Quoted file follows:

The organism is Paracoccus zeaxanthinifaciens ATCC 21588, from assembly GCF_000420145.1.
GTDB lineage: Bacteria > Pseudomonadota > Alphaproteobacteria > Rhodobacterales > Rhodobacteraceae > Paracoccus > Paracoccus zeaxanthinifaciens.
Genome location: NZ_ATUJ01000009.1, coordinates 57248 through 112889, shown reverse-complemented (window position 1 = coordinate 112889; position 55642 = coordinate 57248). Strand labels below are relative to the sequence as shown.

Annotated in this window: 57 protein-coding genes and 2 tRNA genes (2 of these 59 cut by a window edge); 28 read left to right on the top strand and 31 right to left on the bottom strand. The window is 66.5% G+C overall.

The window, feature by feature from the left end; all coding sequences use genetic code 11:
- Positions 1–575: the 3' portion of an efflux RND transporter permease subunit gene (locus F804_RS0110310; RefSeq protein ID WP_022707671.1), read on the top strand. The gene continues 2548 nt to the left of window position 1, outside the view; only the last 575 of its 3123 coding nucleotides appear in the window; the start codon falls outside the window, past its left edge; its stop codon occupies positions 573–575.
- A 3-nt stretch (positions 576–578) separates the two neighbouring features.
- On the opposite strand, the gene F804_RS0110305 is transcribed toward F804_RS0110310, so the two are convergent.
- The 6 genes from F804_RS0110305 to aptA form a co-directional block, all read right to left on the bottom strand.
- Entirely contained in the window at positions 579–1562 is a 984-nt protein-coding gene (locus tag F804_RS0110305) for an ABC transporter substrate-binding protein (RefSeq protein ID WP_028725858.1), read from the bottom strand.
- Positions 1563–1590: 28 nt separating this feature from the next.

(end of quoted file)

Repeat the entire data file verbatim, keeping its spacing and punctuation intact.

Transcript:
The organism is Paracoccus zeaxanthinifaciens ATCC 21588, from assembly GCF_000420145.1.
GTDB lineage: Bacteria > Pseudomonadota > Alphaproteobacteria > Rhodobacterales > Rhodobacteraceae > Paracoccus > Paracoccus zeaxanthinifaciens.
Genome location: NZ_ATUJ01000009.1, coordinates 57248 through 112889, shown reverse-complemented (window position 1 = coordinate 112889; position 55642 = coordinate 57248). Strand labels below are relative to the sequence as shown.

Annotated in this window: 57 protein-coding genes and 2 tRNA genes (2 of these 59 cut by a window edge); 28 read left to right on the top strand and 31 right to left on the bottom strand. The window is 66.5% G+C overall.

The window, feature by feature from the left end; all coding sequences use genetic code 11:
- Positions 1–575: the 3' portion of an efflux RND transporter permease subunit gene (locus F804_RS0110310; RefSeq protein ID WP_022707671.1), read on the top strand. The gene continues 2548 nt to the left of window position 1, outside the view; only the last 575 of its 3123 coding nucleotides appear in the window; the start codon falls outside the window, past its left edge; its stop codon occupies positions 573–575.
- A 3-nt stretch (positions 576–578) separates the two neighbouring features.
- On the opposite strand, the gene F804_RS0110305 is transcribed toward F804_RS0110310, so the two are convergent.
- The 6 genes from F804_RS0110305 to aptA form a co-directional block, all read right to left on the bottom strand.
- Entirely contained in the window at positions 579–1562 is a 984-nt protein-coding gene (locus tag F804_RS0110305) for an ABC transporter substrate-binding protein (RefSeq protein ID WP_028725858.1), read from the bottom strand.
- Positions 1563–1590: 28 nt separating this feature from the next.